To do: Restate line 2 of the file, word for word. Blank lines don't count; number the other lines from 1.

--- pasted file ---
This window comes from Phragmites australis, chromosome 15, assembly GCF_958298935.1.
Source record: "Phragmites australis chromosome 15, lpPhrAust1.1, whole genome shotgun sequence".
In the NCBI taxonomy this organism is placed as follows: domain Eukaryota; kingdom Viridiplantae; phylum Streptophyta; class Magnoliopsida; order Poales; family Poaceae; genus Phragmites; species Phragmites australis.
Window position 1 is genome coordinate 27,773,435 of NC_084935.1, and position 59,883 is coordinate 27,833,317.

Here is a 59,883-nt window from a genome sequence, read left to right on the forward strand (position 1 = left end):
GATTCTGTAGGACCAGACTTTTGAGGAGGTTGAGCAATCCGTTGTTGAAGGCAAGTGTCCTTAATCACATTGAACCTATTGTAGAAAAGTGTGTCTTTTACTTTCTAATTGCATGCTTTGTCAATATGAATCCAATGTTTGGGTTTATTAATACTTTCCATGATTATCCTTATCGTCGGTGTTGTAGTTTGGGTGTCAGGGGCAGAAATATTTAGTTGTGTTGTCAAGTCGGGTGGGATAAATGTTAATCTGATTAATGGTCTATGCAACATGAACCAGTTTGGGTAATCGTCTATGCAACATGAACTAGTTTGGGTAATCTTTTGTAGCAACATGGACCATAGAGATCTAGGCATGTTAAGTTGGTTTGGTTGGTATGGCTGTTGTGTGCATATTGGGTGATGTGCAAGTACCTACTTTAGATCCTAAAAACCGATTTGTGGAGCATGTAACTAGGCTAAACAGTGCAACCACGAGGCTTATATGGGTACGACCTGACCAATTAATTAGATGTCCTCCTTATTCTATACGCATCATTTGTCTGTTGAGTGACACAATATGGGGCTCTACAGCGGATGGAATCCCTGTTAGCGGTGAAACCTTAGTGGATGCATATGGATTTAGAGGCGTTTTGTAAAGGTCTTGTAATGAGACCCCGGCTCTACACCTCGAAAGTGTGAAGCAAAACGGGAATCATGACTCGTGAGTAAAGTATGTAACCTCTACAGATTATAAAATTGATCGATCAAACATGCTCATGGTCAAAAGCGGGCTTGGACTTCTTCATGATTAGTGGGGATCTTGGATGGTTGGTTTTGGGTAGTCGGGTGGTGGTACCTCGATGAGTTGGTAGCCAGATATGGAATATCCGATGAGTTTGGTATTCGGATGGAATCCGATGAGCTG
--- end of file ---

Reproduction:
Source record: "Phragmites australis chromosome 15, lpPhrAust1.1, whole genome shotgun sequence".